SILVER NANOPARTICLES IN SEWAGE SLUDGE HARMFUL TO SOIL MICROORGANISMS
Recent research has found that silver nanoparticles in sewage sludge, which is used on agricultural land as a fertiliser, can be toxic to soil microorganisms. The researchers calculated that a maximum of 30mg of silver nanoparticles per kilogram of sludge can be applied to land before harm occurs, based on typical application rates in Germany of five tons per hectare of farmland every three years.
Silver nanoparticles’ antibacterial properties mean that they are widely used in a range of materials and consumer products, including plastics, textiles, surface coatings on buildings and cosmetics. Their use is increasing and they are therefore more likely to be released to the environment where they may have damaging effects on ecologically-important bacteria and other living organisms.
There is concern that silver nanoparticles contained in waste material or water may not be removed during processing, as treatment centres are typically not designed to remove nanoparticles. Sewage sludge (the output from wastewater treatment plants) may therefore contain silver nanoparticles and in many countries, sewage sludge is dried and applied as fertiliser on agricultural land. In Germany, for example, about 30% of the 2 million tonnes of dry sewage sludge solids collected from wastewater treatment plants is used to fertilise farmland.
In this study, the researchers investigated the effects of silver nanoparticles incorporated in sewage sludge on soil microorganisms. They first explored the effects of the silver nanoparticles when they were applied in pure form, without being mixed with sewage sludge, to soil microbial communities. It was found that key bacteria that are important to the natural nitrogen cycle were increasingly inhibited over 28 days of testing. The overall size of microbe populations, in terms of biomass, decreased over the 28 days.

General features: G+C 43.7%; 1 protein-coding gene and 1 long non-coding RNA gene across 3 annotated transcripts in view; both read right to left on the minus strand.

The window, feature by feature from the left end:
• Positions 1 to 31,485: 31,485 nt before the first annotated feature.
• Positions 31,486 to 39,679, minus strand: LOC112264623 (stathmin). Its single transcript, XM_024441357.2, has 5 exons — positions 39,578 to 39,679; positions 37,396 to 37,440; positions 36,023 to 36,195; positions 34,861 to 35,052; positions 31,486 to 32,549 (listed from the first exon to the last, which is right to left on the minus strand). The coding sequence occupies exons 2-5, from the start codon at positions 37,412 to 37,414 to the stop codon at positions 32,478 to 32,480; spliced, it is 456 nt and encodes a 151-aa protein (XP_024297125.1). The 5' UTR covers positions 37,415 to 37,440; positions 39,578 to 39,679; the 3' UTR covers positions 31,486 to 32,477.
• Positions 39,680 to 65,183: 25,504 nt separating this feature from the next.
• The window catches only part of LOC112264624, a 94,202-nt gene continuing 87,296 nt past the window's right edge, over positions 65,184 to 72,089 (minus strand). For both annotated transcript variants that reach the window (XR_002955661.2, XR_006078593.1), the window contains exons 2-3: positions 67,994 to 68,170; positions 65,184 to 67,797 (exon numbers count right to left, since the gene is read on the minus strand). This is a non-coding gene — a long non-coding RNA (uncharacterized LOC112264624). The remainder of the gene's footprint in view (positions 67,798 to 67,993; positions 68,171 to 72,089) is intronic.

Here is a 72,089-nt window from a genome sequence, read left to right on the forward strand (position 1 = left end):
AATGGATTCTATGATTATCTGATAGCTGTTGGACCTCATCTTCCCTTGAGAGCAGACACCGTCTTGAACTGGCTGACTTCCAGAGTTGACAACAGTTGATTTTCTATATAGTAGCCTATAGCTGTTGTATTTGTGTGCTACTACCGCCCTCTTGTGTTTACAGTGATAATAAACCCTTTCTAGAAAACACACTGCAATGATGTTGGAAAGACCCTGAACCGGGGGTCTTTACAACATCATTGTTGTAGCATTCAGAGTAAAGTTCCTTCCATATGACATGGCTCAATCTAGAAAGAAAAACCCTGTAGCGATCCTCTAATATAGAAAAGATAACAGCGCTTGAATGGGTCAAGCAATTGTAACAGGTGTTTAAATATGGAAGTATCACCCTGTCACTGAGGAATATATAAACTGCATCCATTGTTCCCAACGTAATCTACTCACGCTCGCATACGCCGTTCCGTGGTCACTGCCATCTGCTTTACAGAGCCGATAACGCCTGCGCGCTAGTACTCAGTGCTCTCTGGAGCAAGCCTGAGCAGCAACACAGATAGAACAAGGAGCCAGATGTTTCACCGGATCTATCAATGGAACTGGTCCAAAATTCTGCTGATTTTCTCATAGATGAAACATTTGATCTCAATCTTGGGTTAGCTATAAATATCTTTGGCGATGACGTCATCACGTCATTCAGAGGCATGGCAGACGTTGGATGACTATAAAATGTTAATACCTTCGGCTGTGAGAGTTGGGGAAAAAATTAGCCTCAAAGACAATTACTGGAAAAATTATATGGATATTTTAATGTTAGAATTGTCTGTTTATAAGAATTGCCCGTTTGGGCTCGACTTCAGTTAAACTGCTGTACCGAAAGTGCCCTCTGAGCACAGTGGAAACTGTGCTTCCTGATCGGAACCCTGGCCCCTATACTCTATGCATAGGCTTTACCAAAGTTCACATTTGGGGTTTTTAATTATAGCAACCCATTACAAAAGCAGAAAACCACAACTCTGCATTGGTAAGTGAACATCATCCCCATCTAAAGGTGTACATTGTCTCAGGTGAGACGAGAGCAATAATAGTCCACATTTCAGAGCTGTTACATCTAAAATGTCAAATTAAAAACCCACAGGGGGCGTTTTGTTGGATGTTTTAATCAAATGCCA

They then assessed the nanoparticles’ effects over the longer-term and when incorporated in sewage sludge in laboratory tests. The sludge was processed in a laboratory treatment plant before application. The researchers compared the effects of the silver nanoparticles with those of silver nitrate, a source of silver ions, as silver has previously been identified as toxic to microorganisms when it is not in nanoparticle form.
Over 90% of silver nanoparticles and almost all of the silver ions were absorbed onto the sewage sludge, implying the sewage treatment process did not remove the majority of the nanoparticles or ions. When the contaminated sludge was tested on soil samples over 180 days, the researchers saw similar effects as those that had occurred in the earlier 28 day tests with pure silver nanoparticles. The soil microorganisms were similarly inhibited – by both the silver nanoparticles and the silver ions – at 100 days after application.
At concentrations that would be relevant for actual applications of sewage sludge in Germany, the researchers found that the predicted no-effect concentration (PNEC) (the highest concentration below which no harmful effects are expected to occur) of silver nanoparticles in soil was 0.05 mg/kg dry soil. This is equivalent to a maximum amount of 30 mg/kg dry sludge for each application, based on the average application in Germany of five tons per hectare every three years.
The predicted environmental concentration (PEC) of silver nanoparticles in soil treated with sewage sludge is calculated to be 0.0015 mg/kg dry soil in Europe. With an estimated annual increase of 0.001 mg/kg dry soil, the researchers suggest the PNEC of silver nanoparticles could be exceeded in 50 years. Silver nanoparticles are not very mobile in the soil and with repeated sludge applications containing silver nanoparticles they are likely to accumulate in soil and be a source of bioavailable silver.
Source: Schlich, K., Klawonn, T., Terytze, K., Hund-Rinke, K. (2013) Hazard assessment of a silver nanoparticle in soil applied via sewage sludge. Environmental Sciences Europe. 25: 17. DOI:10.1186/2190-4715-25-17. This study is free to view at: www.enveurope.com/content/25/1/17